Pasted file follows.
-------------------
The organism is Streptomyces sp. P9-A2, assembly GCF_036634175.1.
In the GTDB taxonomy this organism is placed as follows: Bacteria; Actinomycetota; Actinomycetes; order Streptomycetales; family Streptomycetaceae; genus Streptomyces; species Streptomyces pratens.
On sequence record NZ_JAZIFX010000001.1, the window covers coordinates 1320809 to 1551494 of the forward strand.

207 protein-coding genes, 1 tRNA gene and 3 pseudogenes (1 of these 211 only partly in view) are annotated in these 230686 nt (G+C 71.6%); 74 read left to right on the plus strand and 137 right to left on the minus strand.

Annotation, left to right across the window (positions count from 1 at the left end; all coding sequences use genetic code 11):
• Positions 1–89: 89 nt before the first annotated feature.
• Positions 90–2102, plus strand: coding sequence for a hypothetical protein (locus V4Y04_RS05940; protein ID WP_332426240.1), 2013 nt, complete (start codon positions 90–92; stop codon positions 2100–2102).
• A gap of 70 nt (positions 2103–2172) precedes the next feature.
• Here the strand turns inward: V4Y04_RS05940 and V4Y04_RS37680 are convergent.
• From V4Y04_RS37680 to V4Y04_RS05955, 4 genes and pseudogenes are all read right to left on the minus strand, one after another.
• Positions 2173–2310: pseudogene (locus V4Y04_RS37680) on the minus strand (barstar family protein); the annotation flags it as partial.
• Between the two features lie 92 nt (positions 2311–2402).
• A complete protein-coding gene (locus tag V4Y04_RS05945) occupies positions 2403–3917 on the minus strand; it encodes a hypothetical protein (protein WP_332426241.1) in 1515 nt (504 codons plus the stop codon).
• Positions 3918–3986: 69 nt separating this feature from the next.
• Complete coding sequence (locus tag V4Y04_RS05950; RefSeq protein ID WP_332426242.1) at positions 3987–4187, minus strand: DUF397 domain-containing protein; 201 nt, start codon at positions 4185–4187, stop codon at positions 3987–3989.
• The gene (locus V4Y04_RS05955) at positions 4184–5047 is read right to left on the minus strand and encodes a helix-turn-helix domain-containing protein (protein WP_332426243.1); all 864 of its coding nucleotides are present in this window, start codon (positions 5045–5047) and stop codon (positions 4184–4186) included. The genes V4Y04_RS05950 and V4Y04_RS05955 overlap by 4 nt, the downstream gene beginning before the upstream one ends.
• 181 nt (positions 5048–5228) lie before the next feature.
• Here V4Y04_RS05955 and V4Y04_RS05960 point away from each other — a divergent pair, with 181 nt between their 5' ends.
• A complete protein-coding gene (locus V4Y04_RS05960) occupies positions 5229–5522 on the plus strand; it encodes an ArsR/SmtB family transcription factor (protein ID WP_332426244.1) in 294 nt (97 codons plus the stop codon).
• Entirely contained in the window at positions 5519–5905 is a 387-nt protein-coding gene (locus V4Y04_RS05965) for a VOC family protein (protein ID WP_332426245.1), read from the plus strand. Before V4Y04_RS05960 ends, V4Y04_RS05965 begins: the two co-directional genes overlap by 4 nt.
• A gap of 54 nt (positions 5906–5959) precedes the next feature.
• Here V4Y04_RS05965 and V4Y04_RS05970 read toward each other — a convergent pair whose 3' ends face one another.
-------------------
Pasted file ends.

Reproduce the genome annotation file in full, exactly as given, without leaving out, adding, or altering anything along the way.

The organism is Streptomyces sp. P9-A2, assembly GCF_036634175.1.
In the GTDB taxonomy this organism is placed as follows: Bacteria; Actinomycetota; Actinomycetes; order Streptomycetales; family Streptomycetaceae; genus Streptomyces; species Streptomyces pratens.
On sequence record NZ_JAZIFX010000001.1, the window covers coordinates 1320809 to 1551494 of the forward strand.

207 protein-coding genes, 1 tRNA gene and 3 pseudogenes (1 of these 211 only partly in view) are annotated in these 230686 nt (G+C 71.6%); 74 read left to right on the plus strand and 137 right to left on the minus strand.

Annotation, left to right across the window (positions count from 1 at the left end; all coding sequences use genetic code 11):
• Positions 1–89: 89 nt before the first annotated feature.
• Positions 90–2102, plus strand: coding sequence for a hypothetical protein (locus V4Y04_RS05940; protein ID WP_332426240.1), 2013 nt, complete (start codon positions 90–92; stop codon positions 2100–2102).
• A gap of 70 nt (positions 2103–2172) precedes the next feature.
• Here the strand turns inward: V4Y04_RS05940 and V4Y04_RS37680 are convergent.
• From V4Y04_RS37680 to V4Y04_RS05955, 4 genes and pseudogenes are all read right to left on the minus strand, one after another.
• Positions 2173–2310: pseudogene (locus V4Y04_RS37680) on the minus strand (barstar family protein); the annotation flags it as partial.
• Between the two features lie 92 nt (positions 2311–2402).
• A complete protein-coding gene (locus tag V4Y04_RS05945) occupies positions 2403–3917 on the minus strand; it encodes a hypothetical protein (protein WP_332426241.1) in 1515 nt (504 codons plus the stop codon).
• Positions 3918–3986: 69 nt separating this feature from the next.
• Complete coding sequence (locus tag V4Y04_RS05950; RefSeq protein ID WP_332426242.1) at positions 3987–4187, minus strand: DUF397 domain-containing protein; 201 nt, start codon at positions 4185–4187, stop codon at positions 3987–3989.
• The gene (locus V4Y04_RS05955) at positions 4184–5047 is read right to left on the minus strand and encodes a helix-turn-helix domain-containing protein (protein WP_332426243.1); all 864 of its coding nucleotides are present in this window, start codon (positions 5045–5047) and stop codon (positions 4184–4186) included. The genes V4Y04_RS05950 and V4Y04_RS05955 overlap by 4 nt, the downstream gene beginning before the upstream one ends.
• 181 nt (positions 5048–5228) lie before the next feature.
• Here V4Y04_RS05955 and V4Y04_RS05960 point away from each other — a divergent pair, with 181 nt between their 5' ends.
• A complete protein-coding gene (locus V4Y04_RS05960) occupies positions 5229–5522 on the plus strand; it encodes an ArsR/SmtB family transcription factor (protein ID WP_332426244.1) in 294 nt (97 codons plus the stop codon).
• Entirely contained in the window at positions 5519–5905 is a 387-nt protein-coding gene (locus V4Y04_RS05965) for a VOC family protein (protein ID WP_332426245.1), read from the plus strand. Before V4Y04_RS05960 ends, V4Y04_RS05965 begins: the two co-directional genes overlap by 4 nt.
• A gap of 54 nt (positions 5906–5959) precedes the next feature.
• Here V4Y04_RS05965 and V4Y04_RS05970 read toward each other — a convergent pair whose 3' ends face one another.